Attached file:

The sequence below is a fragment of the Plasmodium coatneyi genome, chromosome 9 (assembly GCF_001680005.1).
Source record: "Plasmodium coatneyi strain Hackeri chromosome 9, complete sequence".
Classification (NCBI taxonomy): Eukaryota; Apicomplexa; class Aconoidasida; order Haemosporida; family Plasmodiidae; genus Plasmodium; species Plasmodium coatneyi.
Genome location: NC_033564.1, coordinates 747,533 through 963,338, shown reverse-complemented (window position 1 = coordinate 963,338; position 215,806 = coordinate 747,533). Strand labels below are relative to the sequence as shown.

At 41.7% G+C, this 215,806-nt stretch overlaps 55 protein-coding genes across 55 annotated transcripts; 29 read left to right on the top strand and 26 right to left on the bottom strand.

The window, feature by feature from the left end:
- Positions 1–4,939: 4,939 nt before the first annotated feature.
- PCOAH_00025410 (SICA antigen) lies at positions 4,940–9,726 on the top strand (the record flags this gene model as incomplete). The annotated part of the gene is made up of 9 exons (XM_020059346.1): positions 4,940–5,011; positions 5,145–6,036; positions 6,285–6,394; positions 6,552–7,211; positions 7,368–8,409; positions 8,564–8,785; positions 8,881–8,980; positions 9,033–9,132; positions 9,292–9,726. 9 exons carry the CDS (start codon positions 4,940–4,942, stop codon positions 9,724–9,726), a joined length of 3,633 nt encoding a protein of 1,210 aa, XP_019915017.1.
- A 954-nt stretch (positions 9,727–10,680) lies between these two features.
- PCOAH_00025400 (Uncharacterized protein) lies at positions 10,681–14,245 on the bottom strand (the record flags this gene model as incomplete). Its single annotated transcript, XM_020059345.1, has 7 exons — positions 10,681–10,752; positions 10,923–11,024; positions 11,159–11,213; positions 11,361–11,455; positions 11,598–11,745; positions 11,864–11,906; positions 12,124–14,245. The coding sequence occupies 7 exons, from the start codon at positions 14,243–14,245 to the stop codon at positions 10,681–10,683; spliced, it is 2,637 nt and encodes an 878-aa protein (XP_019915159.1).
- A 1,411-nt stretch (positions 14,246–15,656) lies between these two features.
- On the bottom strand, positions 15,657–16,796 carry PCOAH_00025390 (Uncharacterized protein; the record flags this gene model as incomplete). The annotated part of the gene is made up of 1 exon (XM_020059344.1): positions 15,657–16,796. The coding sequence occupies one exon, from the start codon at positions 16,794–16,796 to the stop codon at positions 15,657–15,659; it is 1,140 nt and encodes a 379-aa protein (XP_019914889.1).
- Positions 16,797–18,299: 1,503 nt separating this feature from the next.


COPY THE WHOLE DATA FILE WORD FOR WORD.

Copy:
The sequence below is a fragment of the Plasmodium coatneyi genome, chromosome 9 (assembly GCF_001680005.1).
Source record: "Plasmodium coatneyi strain Hackeri chromosome 9, complete sequence".
Classification (NCBI taxonomy): Eukaryota; Apicomplexa; class Aconoidasida; order Haemosporida; family Plasmodiidae; genus Plasmodium; species Plasmodium coatneyi.
Genome location: NC_033564.1, coordinates 747,533 through 963,338, shown reverse-complemented (window position 1 = coordinate 963,338; position 215,806 = coordinate 747,533). Strand labels below are relative to the sequence as shown.

At 41.7% G+C, this 215,806-nt stretch overlaps 55 protein-coding genes across 55 annotated transcripts; 29 read left to right on the top strand and 26 right to left on the bottom strand.

The window, feature by feature from the left end:
- Positions 1–4,939: 4,939 nt before the first annotated feature.
- PCOAH_00025410 (SICA antigen) lies at positions 4,940–9,726 on the top strand (the record flags this gene model as incomplete). The annotated part of the gene is made up of 9 exons (XM_020059346.1): positions 4,940–5,011; positions 5,145–6,036; positions 6,285–6,394; positions 6,552–7,211; positions 7,368–8,409; positions 8,564–8,785; positions 8,881–8,980; positions 9,033–9,132; positions 9,292–9,726. 9 exons carry the CDS (start codon positions 4,940–4,942, stop codon positions 9,724–9,726), a joined length of 3,633 nt encoding a protein of 1,210 aa, XP_019915017.1.
- A 954-nt stretch (positions 9,727–10,680) lies between these two features.
- PCOAH_00025400 (Uncharacterized protein) lies at positions 10,681–14,245 on the bottom strand (the record flags this gene model as incomplete). Its single annotated transcript, XM_020059345.1, has 7 exons — positions 10,681–10,752; positions 10,923–11,024; positions 11,159–11,213; positions 11,361–11,455; positions 11,598–11,745; positions 11,864–11,906; positions 12,124–14,245. The coding sequence occupies 7 exons, from the start codon at positions 14,243–14,245 to the stop codon at positions 10,681–10,683; spliced, it is 2,637 nt and encodes an 878-aa protein (XP_019915159.1).
- A 1,411-nt stretch (positions 14,246–15,656) lies between these two features.
- On the bottom strand, positions 15,657–16,796 carry PCOAH_00025390 (Uncharacterized protein; the record flags this gene model as incomplete). The annotated part of the gene is made up of 1 exon (XM_020059344.1): positions 15,657–16,796. The coding sequence occupies one exon, from the start codon at positions 16,794–16,796 to the stop codon at positions 15,657–15,659; it is 1,140 nt and encodes a 379-aa protein (XP_019914889.1).
- Positions 16,797–18,299: 1,503 nt separating this feature from the next.